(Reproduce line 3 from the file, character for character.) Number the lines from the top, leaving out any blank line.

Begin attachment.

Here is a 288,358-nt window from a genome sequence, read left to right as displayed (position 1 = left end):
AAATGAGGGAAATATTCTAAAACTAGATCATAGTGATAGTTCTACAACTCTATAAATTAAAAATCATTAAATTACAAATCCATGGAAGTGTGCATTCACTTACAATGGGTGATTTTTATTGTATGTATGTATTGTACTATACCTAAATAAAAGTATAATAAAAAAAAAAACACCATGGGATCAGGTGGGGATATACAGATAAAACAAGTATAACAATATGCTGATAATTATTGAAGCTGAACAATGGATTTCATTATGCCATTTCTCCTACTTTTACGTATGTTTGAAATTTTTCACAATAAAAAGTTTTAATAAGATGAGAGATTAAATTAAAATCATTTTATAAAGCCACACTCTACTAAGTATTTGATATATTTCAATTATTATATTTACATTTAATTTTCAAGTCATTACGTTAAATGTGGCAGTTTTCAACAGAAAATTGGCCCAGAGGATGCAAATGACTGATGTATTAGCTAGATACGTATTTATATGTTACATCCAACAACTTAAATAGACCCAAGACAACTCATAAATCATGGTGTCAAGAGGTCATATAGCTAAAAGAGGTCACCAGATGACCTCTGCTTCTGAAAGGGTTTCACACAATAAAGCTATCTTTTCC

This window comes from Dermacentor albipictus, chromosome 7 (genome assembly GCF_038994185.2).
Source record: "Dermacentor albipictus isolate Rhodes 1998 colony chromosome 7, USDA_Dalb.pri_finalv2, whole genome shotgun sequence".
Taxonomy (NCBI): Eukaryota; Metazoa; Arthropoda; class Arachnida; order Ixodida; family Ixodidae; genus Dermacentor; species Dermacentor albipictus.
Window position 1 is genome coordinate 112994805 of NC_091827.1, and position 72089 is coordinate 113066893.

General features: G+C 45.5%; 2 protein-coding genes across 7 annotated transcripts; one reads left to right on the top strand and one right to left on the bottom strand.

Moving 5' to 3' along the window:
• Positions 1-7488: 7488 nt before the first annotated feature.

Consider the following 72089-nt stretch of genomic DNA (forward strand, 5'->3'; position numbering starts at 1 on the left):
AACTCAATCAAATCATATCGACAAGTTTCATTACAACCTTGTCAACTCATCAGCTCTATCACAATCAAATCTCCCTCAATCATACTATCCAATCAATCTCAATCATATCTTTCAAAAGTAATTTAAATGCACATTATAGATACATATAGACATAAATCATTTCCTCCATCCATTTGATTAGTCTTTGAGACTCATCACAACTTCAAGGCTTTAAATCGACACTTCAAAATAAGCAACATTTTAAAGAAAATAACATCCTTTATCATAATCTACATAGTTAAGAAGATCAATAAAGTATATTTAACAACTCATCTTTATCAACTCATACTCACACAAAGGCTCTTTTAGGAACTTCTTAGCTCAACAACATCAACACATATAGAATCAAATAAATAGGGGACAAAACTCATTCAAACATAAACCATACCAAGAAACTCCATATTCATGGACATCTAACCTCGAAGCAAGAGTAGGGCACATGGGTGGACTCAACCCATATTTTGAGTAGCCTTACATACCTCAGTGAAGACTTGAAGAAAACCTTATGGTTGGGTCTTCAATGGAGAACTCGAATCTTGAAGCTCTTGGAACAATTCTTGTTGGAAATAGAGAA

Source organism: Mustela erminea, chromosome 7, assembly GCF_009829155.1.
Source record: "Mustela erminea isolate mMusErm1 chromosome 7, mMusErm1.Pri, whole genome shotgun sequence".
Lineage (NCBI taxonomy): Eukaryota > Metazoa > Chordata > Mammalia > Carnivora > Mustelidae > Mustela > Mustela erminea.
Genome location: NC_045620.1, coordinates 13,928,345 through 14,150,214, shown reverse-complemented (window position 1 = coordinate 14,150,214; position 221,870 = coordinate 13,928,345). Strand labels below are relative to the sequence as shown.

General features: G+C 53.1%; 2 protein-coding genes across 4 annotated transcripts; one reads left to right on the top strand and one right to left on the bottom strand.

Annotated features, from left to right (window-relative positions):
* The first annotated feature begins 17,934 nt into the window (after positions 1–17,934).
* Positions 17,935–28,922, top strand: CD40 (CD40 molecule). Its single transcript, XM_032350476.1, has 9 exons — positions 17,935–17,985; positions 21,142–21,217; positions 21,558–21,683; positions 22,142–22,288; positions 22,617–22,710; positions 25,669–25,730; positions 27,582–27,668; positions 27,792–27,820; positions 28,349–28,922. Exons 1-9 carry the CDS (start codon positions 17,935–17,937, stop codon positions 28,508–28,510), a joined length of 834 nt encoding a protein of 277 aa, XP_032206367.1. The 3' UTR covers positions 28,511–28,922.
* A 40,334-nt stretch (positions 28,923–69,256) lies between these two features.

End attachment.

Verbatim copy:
This window comes from Dermacentor albipictus, chromosome 7 (genome assembly GCF_038994185.2).